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© 2020

Conical Intersections in Physics

An Introduction to Synthetic Gauge Theories

Book
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Part of the Lecture Notes in Physics book series (LNP, volume 965)

Table of contents

  1. Front Matter
    Pages i-xiii
  2. Jonas Larson, Erik Sjöqvist, Patrik Öhberg
    Pages 1-4
  3. Jonas Larson, Erik Sjöqvist, Patrik Öhberg
    Pages 5-32
  4. Jonas Larson, Erik Sjöqvist, Patrik Öhberg
    Pages 33-53
  5. Jonas Larson, Erik Sjöqvist, Patrik Öhberg
    Pages 55-91
  6. Jonas Larson, Erik Sjöqvist, Patrik Öhberg
    Pages 93-125
  7. Jonas Larson, Erik Sjöqvist, Patrik Öhberg
    Pages 127-147
  8. Back Matter
    Pages 149-160

About this book

Introduction

This concise book introduces and discusses the basic theory of conical intersections with applications in atomic, molecular and condensed matter physics.

Conical intersections are linked to the energy of quantum systems. They can occur in any physical system characterized by both slow and fast degrees of freedom - such as e.g. the fast electrons and slow nuclei of a vibrating and rotating molecule - and are important when studying the evolution of quantum systems controlled by classical parameters. Furthermore, they play a relevant role for understanding the topological properties of condensed matter systems.

Conical intersections are associated with many interesting features, such as a breakdown of the Born-Oppenheimer approximation and the appearance of nontrivial artificial gauge structures, similar to the Aharonov-Bohm effect.

Some applications presented in this book include

- Molecular Systems: some molecules in nonlinear nuclear configurations undergo Jahn-Teller distortions under which the molecule lower their symmetry if the electronic states belong to a degenerate irreducible representation of the molecular point group.

- Solid State Physics: different types of Berry phases associated with conical intersections can be used to detect topologically nontrivial states of matter, such as topological insulators, Weyl semi-metals, as well as Majorana fermions in superconductors.

- Cold Atoms: the motion of cold atoms in slowly varying inhomogeneous laser fields is governed by artificial gauge fields that arise when averaging over the fast internal degrees of freedom of the atoms. These gauge fields can be Abelian or non-Abelian, which opens up the possibility to create analogs to various relativistic effects at low speed.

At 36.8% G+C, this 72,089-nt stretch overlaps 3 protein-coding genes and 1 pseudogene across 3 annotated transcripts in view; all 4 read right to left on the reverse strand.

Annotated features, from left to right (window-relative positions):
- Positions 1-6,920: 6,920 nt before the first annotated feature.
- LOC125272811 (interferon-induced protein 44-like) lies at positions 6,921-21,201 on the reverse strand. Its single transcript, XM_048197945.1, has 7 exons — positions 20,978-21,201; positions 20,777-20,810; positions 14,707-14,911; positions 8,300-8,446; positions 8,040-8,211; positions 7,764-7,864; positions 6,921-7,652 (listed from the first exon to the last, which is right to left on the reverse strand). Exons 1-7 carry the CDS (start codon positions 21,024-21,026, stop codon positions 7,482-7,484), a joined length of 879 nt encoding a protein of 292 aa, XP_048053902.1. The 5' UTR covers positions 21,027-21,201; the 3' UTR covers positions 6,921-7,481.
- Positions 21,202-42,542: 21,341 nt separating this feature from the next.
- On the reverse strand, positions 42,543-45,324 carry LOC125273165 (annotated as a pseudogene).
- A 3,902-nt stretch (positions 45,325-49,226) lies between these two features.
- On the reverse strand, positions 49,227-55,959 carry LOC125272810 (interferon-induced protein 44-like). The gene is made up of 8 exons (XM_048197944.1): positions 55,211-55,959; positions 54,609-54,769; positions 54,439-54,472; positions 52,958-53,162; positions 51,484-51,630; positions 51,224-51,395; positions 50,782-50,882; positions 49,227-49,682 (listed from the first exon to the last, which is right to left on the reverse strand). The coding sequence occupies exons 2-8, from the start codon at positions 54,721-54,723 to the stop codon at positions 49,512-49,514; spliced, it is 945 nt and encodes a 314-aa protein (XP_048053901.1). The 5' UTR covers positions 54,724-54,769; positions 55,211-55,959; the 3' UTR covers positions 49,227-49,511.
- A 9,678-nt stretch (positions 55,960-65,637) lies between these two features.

Keywords

Berry phase Born-Oppenheimer approximation Jahn-Teller distortions Adiabatic theorem Dirac cones Aharonov-Bohm effect Artificial gauge fields

Authors and affiliations

  1. 1.Department of PhysicsStockholm UniversityStockholmSweden
  2. 2.Department of Physics and AstronomyUppsala UniversityUppsalaSweden
  3. 3.IPaQS/EPSHeriot-Watt UniversityEdinburghUK

About the authors

Jonas Larson is an associate professor at Stockholm University since 2015. He obtained his PhD in 2006 in the group of Stig Stenholm at the Royal Institute of Technology in Stockholm. During his PhD he focused on theoretical studies of cavity QED, and especially on extensions of the Jaynes-Cummings model. During a couple of years, both in Barcelona and in Cologne, he got interested in quantum many-body physics. Today he pursues research in various topics in quantum optics, such as cavity/circuit QED, cold atomic gases, open quantum systems, and quantum critical models.

 

Erik Sjöqvist is a professor in quantum information theory at Uppsala University since 2005. He received his doctoral degree at Uppsala University in 1995 and has been post-doc at University of Durham (UK), Oxford University (UK), and the Atomic Institute in Vienna during 1996-1999. He has been assistant professor 2000-2004 and a Visiting Research Professor at Centre for Quantum Technologies at NUS, Singapore. His main research interest concerns on various aspects of geometric and topological phases in quantum mechanics with particular focus on applications in quantum information.

 

Patrik Öhberg is a professor in Physics at Heriot-Watt University in Edinburgh. He obtained his PhD in 1998 under the supervision of Stig Stenholm at the Royal Institute of Technology in Stockholm. His main interests are in low-temperature physics at the boundary between quantum optics and condensed matter physics. He has worked as a researcher at the Institute for Theoretical Physics at the Leibniz University in Hannover, St Andrews University and Strathclyde University. Since 2006 he has been at the Heriot-Watt University in Edinburgh. 


    

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